Article

Long-term inhaled corticosteroids in preschool children at high risk for asthma.

Division of Pediatric Pulmonary Medicine, Arizona Respiratory Center, University of Arizona, Tucson, AZ 85724, USA.
New England Journal of Medicine (Impact Factor: 54.42). 06/2006; 354(19):1985-97. DOI: 10.1056/NEJMoa051378
Source: PubMed

ABSTRACT It is unknown whether inhaled corticosteroids can modify the subsequent development of asthma in preschool children at high risk for asthma.
We randomly assigned 285 participants two or three years of age with a positive asthma predictive index to treatment with fluticasone propionate (at a dose of 88 mug twice daily) or masked placebo for two years, followed by a one-year period without study medication. The primary outcome was the proportion of episode-free days during the observation year.
During the observation year, no significant differences were seen between the two groups in the proportion of episode-free days, the number of exacerbations, or lung function. During the treatment period, as compared with placebo use, use of the inhaled corticosteroid was associated with a greater proportion of episode-free days (P=0.006) and a lower rate of exacerbations (P<0.001) and of supplementary use of controller medication (P<0.001). In the inhaled-corticosteroid group, as compared with the placebo group, the mean increase in height was 1.1 cm less at 24 months (P<0.001), but by the end of the trial, the height increase was 0.7 cm less (P=0.008). During treatment, the inhaled corticosteroid reduced symptoms and exacerbations but slowed growth, albeit temporarily and not progressively.
In preschool children at high risk for asthma, two years of inhaled-corticosteroid therapy did not change the development of asthma symptoms or lung function during a third, treatment-free year. These findings do not provide support for a subsequent disease-modifying effect of inhaled corticosteroids after the treatment is discontinued. (ClinicalTrials.gov number, NCT00272441.).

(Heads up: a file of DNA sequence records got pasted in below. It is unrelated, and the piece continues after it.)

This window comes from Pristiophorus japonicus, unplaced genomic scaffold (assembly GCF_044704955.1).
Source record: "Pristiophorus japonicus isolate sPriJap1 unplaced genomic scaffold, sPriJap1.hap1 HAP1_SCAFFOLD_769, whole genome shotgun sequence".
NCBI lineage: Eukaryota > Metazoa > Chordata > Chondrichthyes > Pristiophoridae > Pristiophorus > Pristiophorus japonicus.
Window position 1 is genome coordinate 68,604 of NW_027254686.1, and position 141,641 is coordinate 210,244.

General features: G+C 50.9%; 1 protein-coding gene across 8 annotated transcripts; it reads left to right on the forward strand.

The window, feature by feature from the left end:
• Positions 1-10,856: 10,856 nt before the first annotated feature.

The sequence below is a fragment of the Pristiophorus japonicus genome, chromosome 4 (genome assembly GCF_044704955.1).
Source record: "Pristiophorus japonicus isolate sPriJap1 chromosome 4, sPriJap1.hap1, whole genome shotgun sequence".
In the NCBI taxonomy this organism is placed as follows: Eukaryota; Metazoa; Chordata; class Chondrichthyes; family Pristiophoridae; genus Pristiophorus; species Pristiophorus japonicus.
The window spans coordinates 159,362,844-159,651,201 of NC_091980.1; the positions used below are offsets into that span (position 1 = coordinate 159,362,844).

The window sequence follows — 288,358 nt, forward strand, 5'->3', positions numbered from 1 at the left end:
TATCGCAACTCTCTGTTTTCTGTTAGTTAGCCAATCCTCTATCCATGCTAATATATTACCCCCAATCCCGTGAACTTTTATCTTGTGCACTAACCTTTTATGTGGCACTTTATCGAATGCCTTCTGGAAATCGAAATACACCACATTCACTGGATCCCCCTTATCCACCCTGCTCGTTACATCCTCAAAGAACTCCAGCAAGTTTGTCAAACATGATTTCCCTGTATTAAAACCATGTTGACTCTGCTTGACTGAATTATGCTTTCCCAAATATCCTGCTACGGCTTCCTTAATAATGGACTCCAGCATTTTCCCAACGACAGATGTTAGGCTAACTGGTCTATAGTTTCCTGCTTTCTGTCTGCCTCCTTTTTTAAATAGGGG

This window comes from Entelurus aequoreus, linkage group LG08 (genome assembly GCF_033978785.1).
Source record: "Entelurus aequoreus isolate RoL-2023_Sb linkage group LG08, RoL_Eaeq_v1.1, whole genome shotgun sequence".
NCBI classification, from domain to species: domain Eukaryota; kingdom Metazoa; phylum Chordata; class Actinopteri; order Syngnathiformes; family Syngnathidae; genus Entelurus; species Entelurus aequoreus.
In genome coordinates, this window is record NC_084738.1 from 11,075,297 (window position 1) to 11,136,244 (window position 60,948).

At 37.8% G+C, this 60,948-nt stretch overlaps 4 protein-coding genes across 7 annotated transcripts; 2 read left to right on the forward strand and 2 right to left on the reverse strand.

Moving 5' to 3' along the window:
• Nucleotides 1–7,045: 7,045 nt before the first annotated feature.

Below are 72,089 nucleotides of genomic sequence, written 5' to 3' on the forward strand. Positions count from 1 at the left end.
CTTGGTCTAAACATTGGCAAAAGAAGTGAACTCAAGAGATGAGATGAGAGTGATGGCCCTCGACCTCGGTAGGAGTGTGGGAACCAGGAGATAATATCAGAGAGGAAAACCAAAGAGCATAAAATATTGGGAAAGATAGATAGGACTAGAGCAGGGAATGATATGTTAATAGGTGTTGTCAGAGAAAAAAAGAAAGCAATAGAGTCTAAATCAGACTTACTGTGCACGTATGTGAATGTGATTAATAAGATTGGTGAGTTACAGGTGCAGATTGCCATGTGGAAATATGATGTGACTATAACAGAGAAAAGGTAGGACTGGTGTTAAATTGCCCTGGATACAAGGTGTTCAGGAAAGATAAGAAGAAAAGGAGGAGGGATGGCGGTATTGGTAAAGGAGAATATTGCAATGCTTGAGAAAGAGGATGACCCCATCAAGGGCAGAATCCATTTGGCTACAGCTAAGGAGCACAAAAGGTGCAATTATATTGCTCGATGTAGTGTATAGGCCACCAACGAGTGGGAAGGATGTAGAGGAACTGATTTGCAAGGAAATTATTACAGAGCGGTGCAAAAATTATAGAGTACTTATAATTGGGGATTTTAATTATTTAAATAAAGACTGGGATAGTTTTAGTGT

0 Bookmarks
 · 
110 Views
  • Source
    [Show abstract] [Hide abstract]
    ABSTRACT: A novel non-invasive asthma prediction tool from the Leicester Cohort, UK, forecasts asthma at age 8 years based on 10 predictors assessed in early childhood, including current respiratory symptoms, eczema, and parental history of asthma. We aimed to externally validate the proposed asthma prediction method in a German birth cohort. The MAS-90 study (Multicentre Allergy Study) recorded details on allergic diseases prospectively in about yearly follow-up assessments up to age 20 years in a cohort of 1,314 children born 1990. We replicated the scoring method from the Leicester cohort and assessed prediction, performance and discrimination. The primary outcome was defined as the combination of parent-reported wheeze and asthma drugs (both in last 12 months) at age 8. Sensitivity analyses assessed model performance for outcomes related to asthma up to age 20 years. For 140 children parents reported current wheeze or cough at age 3 years. Score distribution and frequencies of later asthma resembled the Leicester cohort: 9% vs. 16% (MAS-90 vs. Leicester) of children at low risk at 3 years had asthma at 8 years, at medium risk 45% vs. 48%. Performance of the asthma prediction tool in the MAS-90 cohort was similar (Brier score 0.22 vs. 0.23) and discrimination slightly better than in the original cohort (area under the curve, AUC 0.83 vs. 0.78). Prediction and discrimination were robust against changes of inclusion criteria, scoring and outcome definitions. The secondary outcome 'physicians' diagnosed asthma at 20 years' showed the highest discrimination (AUC 0.89). The novel asthma prediction tool from the Leicester cohort, UK, performed well in another population, a German birth cohort, supporting its use and further development as a simple aid to predict asthma risk in clinical settings.
    PLoS ONE 12/2014; 9(12):e115852. DOI:10.1371/journal.pone.0115852 · 3.53 Impact Factor
  • [Show abstract] [Hide abstract]
    ABSTRACT: Over the past several decades, the evidence supporting rational pediatric asthma management has grown considerably. As more is learned about the various phenotypes of asthma, the complexity of management will continue to grow. This article focuses on the evidence supporting the current guidelines-based pediatric asthma management and explores the future of asthma management with respect to phenotypic heterogeneity and biologics. Copyright © 2015 Elsevier Inc. All rights reserved.
    Immunology and Allergy Clinics of North America 11/2014; 35(1). DOI:10.1016/j.iac.2014.09.005 · 2.22 Impact Factor
  • Source

Full-text (2 Sources)

Download
13 Downloads
Available from
Dec 24, 2014